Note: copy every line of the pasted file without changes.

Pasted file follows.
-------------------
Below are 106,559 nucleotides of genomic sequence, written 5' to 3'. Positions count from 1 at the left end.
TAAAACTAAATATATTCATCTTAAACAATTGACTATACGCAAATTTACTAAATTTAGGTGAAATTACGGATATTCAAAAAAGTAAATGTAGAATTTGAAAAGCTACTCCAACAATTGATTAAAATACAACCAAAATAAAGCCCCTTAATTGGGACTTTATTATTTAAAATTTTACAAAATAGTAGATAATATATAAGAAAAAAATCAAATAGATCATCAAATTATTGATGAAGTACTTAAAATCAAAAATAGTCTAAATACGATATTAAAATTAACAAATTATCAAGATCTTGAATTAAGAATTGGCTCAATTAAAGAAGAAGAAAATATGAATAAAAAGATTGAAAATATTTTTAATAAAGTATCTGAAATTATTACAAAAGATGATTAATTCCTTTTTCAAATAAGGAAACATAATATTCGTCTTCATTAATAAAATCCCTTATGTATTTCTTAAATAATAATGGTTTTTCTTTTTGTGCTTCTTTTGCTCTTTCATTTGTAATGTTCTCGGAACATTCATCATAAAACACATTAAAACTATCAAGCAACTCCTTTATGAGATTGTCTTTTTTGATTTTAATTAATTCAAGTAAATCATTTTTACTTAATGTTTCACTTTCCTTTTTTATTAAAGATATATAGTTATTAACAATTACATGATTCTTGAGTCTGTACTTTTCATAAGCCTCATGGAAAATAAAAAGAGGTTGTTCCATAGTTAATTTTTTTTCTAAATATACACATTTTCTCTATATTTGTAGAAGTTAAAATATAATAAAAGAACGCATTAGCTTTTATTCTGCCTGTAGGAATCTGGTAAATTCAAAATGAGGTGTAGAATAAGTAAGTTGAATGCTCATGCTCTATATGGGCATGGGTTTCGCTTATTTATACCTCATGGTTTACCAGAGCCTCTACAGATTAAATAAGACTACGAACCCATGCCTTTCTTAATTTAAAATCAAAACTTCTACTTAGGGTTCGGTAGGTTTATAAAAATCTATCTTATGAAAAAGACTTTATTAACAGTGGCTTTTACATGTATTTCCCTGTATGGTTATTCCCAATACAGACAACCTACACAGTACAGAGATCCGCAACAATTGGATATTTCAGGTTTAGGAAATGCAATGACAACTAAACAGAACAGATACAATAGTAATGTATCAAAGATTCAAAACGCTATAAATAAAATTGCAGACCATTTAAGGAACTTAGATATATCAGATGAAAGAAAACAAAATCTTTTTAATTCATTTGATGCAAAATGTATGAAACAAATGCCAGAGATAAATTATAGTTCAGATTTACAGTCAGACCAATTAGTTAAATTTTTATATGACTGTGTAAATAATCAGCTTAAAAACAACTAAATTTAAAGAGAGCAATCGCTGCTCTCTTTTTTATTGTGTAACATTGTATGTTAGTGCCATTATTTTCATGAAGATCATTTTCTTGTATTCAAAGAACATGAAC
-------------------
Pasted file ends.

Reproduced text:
Below are 106,559 nucleotides of genomic sequence, written 5' to 3'. Positions count from 1 at the left end.
TAAAACTAAATATATTCATCTTAAACAATTGACTATACGCAAATTTACTAAATTTAGGTGAAATTACGGATATTCAAAAAAGTAAATGTAGAATTTGAAAAGCTACTCCAACAATTGATTAAAATACAACCAAAATAAAGCCCCTTAATTGGGACTTTATTATTTAAAATTTTACAAAATAGTAGATAATATATAAGAAAAAAATCAAATAGATCATCAAATTATTGATGAAGTACTTAAAATCAAAAATAGTCTAAATACGATATTAAAATTAACAAATTATCAAGATCTTGAATTAAGAATTGGCTCAATTAAAGAAGAAGAAAATATGAATAAAAAGATTGAAAATATTTTTAATAAAGTATCTGAAATTATTACAAAAGATGATTAATTCCTTTTTCAAATAAGGAAACATAATATTCGTCTTCATTAATAAAATCCCTTATGTATTTCTTAAATAATAATGGTTTTTCTTTTTGTGCTTCTTTTGCTCTTTCATTTGTAATGTTCTCGGAACATTCATCATAAAACACATTAAAACTATCAAGCAACTCCTTTATGAGATTGTCTTTTTTGATTTTAATTAATTCAAGTAAATCATTTTTACTTAATGTTTCACTTTCCTTTTTTATTAAAGATATATAGTTATTAACAATTACATGATTCTTGAGTCTGTACTTTTCATAAGCCTCATGGAAAATAAAAAGAGGTTGTTCCATAGTTAATTTTTTTTCTAAATATACACATTTTCTCTATATTTGTAGAAGTTAAAATATAATAAAAGAACGCATTAGCTTTTATTCTGCCTGTAGGAATCTGGTAAATTCAAAATGAGGTGTAGAATAAGTAAGTTGAATGCTCATGCTCTATATGGGCATGGGTTTCGCTTATTTATACCTCATGGTTTACCAGAGCCTCTACAGATTAAATAAGACTACGAACCCATGCCTTTCTTAATTTAAAATCAAAACTTCTACTTAGGGTTCGGTAGGTTTATAAAAATCTATCTTATGAAAAAGACTTTATTAACAGTGGCTTTTACATGTATTTCCCTGTATGGTTATTCCCAATACAGACAACCTACACAGTACAGAGATCCGCAACAATTGGATATTTCAGGTTTAGGAAATGCAATGACAACTAAACAGAACAGATACAATAGTAATGTATCAAAGATTCAAAACGCTATAAATAAAATTGCAGACCATTTAAGGAACTTAGATATATCAGATGAAAGAAAACAAAATCTTTTTAATTCATTTGATGCAAAATGTATGAAACAAATGCCAGAGATAAATTATAGTTCAGATTTACAGTCAGACCAATTAGTTAAATTTTTATATGACTGTGTAAATAATCAGCTTAAAAACAACTAAATTTAAAGAGAGCAATCGCTGCTCTCTTTTTTATTGTGTAACATTGTATGTTAGTGCCATTATTTTCATGAAGATCATTTTCTTGTATTCAAAGAACATGAAC